By Andrew Pantazi
The Tributary

The Florida House has settled on a new proposal for its legislative districts, approving a map out of committee Wednesday and sending it to the floor for a full vote.

As the Florida Senate coalesced around bipartisan approval for new congressional and legislative maps last week, the Florida House canceled its congressional redistricting subcommittee meeting last week and focused, with some more partisan rancor, on its legislative proposals.

The newest map appears to incorporate previous suggestions made by the Democratic lawmakers — it follows a preferred drawing of Tallahassee that doesn’t split that community; it drew two South Florida districts that now keep the Haitian community intact; and it split Miami Gardens only twice instead of an original four times.

Yet Democrats, who haven’t submitted any of their own proposals, balked at Wednesday’s meeting, saying it was inappropriate to vote on a map that was just released Monday.

The map made mostly slight technical changes — mostly ensuring districts follow roadways or city lines — from the one discussed a week earlier, and the committee walked through each of those changes. Two major changes included how the map handled Bradenton and Miami Gardens.

One Democrat, Rep. Anika Omphroy, voted for the map, saying she liked how Broward County looked in the proposals. She said she still had some concerns and would like to see amendments brought to the floor to improve the map.

“I would like for us to take another look at whether or not we’ve fully explored the possibilities for additional House districts to be looked at as access districts” for minority voters, she said.

Every other Democrat voted against the map.

Joe Geller, the House Democratic ranking member on the redistricting committee, requested a delay in the vote, saying the new maps were “significantly changed” from previous versions, even though the committee walked through each of the changes, some of which were done at the request of Democrats.

The state’s Fair Districts standards bar favoring or disfavoring political parties, and no one openly discussed the map’s partisan impacts.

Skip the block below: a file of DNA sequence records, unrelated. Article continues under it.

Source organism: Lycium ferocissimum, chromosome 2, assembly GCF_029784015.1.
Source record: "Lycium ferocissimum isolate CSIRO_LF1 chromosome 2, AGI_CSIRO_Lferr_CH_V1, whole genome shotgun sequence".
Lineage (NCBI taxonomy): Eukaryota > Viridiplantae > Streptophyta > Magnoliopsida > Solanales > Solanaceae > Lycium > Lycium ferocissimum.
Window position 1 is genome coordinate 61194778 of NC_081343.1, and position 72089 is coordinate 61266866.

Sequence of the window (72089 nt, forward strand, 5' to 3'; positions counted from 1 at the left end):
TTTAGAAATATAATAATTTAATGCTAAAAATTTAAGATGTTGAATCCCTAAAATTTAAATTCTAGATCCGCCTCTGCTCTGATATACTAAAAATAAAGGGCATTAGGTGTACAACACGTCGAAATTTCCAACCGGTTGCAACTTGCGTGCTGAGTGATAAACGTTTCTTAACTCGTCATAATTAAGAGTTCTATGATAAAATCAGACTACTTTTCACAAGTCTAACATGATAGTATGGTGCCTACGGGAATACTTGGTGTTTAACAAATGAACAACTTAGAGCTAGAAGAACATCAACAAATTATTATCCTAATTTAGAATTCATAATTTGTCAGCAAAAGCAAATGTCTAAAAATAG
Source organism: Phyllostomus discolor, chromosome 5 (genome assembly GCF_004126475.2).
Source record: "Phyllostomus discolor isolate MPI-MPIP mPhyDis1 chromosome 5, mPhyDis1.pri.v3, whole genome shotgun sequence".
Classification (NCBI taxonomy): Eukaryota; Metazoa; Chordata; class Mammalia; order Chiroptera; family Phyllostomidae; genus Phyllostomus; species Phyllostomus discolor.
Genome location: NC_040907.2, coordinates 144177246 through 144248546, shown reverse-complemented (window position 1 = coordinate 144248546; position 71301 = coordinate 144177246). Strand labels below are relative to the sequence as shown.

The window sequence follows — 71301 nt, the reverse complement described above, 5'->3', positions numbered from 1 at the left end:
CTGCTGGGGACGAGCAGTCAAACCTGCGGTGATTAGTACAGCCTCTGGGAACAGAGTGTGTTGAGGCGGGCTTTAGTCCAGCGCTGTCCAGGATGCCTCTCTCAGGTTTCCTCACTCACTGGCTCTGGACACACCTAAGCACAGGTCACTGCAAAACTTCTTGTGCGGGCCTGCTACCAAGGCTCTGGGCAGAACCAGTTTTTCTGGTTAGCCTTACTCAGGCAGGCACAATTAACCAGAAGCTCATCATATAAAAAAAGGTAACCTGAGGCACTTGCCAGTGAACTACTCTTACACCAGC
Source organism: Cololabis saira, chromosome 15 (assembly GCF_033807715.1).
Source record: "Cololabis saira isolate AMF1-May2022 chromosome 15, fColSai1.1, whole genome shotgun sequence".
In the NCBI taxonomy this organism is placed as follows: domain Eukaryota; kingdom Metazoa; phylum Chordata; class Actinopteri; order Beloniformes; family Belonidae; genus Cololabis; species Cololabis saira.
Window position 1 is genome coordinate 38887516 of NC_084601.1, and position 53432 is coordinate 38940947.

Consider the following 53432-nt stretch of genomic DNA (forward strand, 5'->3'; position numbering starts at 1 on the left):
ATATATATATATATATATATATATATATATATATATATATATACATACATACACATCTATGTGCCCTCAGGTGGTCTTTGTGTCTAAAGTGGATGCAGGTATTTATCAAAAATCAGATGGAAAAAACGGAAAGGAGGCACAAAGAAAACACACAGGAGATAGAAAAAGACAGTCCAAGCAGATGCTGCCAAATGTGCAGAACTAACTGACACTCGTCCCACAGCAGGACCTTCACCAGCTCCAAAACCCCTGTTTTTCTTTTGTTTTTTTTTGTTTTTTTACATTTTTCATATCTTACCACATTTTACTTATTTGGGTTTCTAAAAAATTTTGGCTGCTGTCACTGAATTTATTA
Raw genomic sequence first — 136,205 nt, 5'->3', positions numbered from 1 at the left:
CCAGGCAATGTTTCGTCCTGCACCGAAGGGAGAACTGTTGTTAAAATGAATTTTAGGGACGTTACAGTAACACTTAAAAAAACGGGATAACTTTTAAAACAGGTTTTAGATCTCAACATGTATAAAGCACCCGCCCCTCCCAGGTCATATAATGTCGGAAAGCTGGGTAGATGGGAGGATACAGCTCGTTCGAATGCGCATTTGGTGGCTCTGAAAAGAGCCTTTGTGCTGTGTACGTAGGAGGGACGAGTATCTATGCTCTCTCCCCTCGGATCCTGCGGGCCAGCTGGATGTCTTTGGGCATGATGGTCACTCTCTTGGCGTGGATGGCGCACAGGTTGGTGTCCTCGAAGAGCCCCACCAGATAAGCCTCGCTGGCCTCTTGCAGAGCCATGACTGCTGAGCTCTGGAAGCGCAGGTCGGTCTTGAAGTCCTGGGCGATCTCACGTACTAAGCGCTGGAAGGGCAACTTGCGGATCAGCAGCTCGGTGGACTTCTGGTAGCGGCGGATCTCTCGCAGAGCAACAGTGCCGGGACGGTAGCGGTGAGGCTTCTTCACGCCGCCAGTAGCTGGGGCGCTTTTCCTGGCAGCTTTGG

The map would likely make little change to the partisan makeup of the Florida House, where Republicans hold 78 of 120 seats.

Joe Biden, Hillary Clinton and Andrew Gillum would’ve each won three, two and one more seats than the current map, respectively. Bill Nelson and Nikki Fried would’ve each won two fewer seats.

There are 42 House districts in the new map where statewide Democratic candidates would have won at least seven of the last eight elections, compared to 41 now.

There are 62 House districts where statewide Democratic candidates have won at least once, compared to 63 now.

While the Florida Senate saw more bipartisanship in its redistricting process, House Democrats have shown less of a willingness to participate in the process, instead complaining about the maps without offering alternatives.

House Democrats didn’t propose their own version of maps or identify specific areas of the map they objected to, unlike Democrats in the Senate.

A solid chunk of Wednesday’s meeting, like every previous meeting, involved Democrats asking Rep. Tom Leek, the Republican chair of the committee, to define basic terms and answer questions that Democrats have asked repeatedly at nearly every meeting.

House Districts 107 and 108 overlaid on top of the American Community Survey’s estimates of the Haitian Creole- and French-speaking populations. [The Tributary]

In the new maps, two House districts were re-drawn to better respect the Haitian community in the northern part of Miami-Dade County, keeping the Haitian population largely in 2 house districts, as it is in the current map

Overlaying the American Community Survey’s estimates of the Haitian population shows that the districts have about as many Haitian people in them as is possible.

Even though this was an area where the staff seemed to make an improvement to the map based on Democrats’ suggestions, Democrats spent the bulk of the meeting focused on asking questions about the districts.

Despite having a decade to prepare, House Democrats have shown up to these hearings largely underprepared. They’ve also repeated the same questions at nearly every meeting, and they’ve rarely shared specific concerns about districts.

At one point Wednesday, Rep. Joy Goff-Marcil asked if the committee considered traveling across the state for public meetings. The committee discussed doing so at previous committee meetings, so obviously it had been considered and the idea rejected.

When Leek told her that she already knew the answer to the question, she said she didn’t.